Two of the three Government agencies involved, ACC and the Ministry for Social Development's Work and Income service, could do little themselves to resolve the underlying funding problem, she said.

A Government inquiry involving Finance Minister Michael Cullen would be the best solution to the issue, which mainly involved the third agency, IRD, she said.

The ACC client says she has faced "appalling" difficulties in trying to resolve the payment issue.

The client, who asked not to be named, said she was nevertheless optimistic that she would ultimately succeed.

She had gained some key documents involving her case which could help decide the matter in favour not only of herself, but also of many hundreds of other affected ACC clients.

If successful, she would become the first claimant in recent years to gain reimbursement of money lost through the double payment, she said.

The payment issue arises where ACC weekly compensation cover for an injury has been reinstated retrospectively, often through court action, after having been initially denied by ACC, or having been provided and later halted.

ACC initially denied cover for the Dunedin client after she was injured in 1987 and she initially received a Winz benefit.

Successful court action resulted in cover being backdated for about 20 years, she said.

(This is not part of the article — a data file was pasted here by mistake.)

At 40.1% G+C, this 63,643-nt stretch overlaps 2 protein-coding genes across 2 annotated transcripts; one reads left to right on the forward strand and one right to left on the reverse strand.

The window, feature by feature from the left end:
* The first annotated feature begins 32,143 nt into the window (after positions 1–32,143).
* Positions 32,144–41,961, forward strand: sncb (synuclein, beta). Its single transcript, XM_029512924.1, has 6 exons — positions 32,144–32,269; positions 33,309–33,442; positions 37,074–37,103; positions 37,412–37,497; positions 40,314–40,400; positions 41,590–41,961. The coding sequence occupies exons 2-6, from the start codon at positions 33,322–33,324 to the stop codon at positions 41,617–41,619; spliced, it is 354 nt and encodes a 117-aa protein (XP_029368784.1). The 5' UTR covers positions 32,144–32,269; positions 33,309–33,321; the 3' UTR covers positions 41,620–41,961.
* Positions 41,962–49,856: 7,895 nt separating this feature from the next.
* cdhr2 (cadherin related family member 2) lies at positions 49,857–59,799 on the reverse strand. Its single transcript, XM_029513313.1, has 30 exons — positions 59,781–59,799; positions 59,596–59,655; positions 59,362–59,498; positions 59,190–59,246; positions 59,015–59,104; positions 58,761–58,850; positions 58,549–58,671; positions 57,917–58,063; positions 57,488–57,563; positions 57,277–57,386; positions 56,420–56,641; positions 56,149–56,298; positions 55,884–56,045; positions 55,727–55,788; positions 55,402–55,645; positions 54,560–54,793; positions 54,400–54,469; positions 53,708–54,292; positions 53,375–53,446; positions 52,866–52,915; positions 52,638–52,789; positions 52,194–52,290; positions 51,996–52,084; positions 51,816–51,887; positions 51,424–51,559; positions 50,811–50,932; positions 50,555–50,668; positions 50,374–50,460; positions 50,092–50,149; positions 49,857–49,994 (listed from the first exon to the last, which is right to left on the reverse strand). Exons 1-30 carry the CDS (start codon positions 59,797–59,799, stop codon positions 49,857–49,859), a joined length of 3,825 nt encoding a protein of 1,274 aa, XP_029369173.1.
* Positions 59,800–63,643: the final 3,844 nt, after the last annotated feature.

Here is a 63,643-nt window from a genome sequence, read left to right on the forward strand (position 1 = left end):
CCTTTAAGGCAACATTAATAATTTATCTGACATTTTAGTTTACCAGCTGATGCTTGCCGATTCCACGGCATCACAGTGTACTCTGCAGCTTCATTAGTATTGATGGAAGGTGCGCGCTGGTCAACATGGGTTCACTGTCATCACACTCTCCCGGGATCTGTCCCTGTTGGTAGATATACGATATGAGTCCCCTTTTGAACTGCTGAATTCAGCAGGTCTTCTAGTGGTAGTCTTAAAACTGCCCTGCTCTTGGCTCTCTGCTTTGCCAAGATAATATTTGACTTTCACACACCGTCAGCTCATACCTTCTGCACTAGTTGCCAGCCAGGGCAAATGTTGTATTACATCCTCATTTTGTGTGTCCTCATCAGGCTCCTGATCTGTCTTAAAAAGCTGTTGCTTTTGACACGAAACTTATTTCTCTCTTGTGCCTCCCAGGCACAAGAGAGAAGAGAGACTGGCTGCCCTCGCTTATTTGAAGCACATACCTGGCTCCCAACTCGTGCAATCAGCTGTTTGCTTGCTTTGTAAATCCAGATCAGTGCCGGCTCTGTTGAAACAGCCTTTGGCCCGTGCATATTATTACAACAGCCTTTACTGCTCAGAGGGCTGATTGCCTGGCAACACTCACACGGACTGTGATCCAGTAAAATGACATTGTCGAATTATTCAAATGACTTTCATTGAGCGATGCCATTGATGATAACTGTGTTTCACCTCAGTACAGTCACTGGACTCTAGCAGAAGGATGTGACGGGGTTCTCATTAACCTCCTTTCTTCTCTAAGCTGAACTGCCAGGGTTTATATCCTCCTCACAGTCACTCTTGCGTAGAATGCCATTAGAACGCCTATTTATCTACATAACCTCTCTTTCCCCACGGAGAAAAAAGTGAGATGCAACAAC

Gross compensation payable by ACC was assessed about $320,000, with the subsequent gross reimbursement from ACC to Winz amounting to about $200,000.

The latter sum comprised the previously paid Winz benefit money (about $168,000) and another sum matching the $33,000 in PAYE tax on the benefit, which Winz had previously paid to IRD.

ACC had since paid the $33,000 to IRD, to reimburse the tax to Winz, officials said.

Mrs Powell says the second $33,000 payment effectively amounted to a double payment, significantly cutting the amount of backdated compensation payable to the client.

After the overall Winz reimbursement was deducted, the gross amount payable to the client was about $120,000, on which $49,000 in tax had to be paid to IRD, leaving the client with about $72,000.

Discussing the case on a hypothetical basis only, IRD and ACC officials said there was definitely no double taxation under these circumstances.

The second $33,000 payment, by ACC, effectively further restored to Winz the funds which it should not have been required to pay out, given the client's changed ACC status, officials said.

An IRD spokesman said the claimant had received a net $240,000 in the relevant period, comprising $168,000 (Winz) and $72,000 (ACC).

The claimant had paid $82,000 in tax (comprising $33,000 from Winz, and $49,000 from IRD), resulting in an overall tax level of about 25% on the about $320,000 total payment.

This showed there had been no double taxation, the spokesman said.

But Mrs Powell remains concerned.

She noted that, from the Dunedin claimant's perspective, if both $33,000 payments were included she had effectively lost a total of $115,000 in tax-related payments - equivalent to a tax rate of about 36%.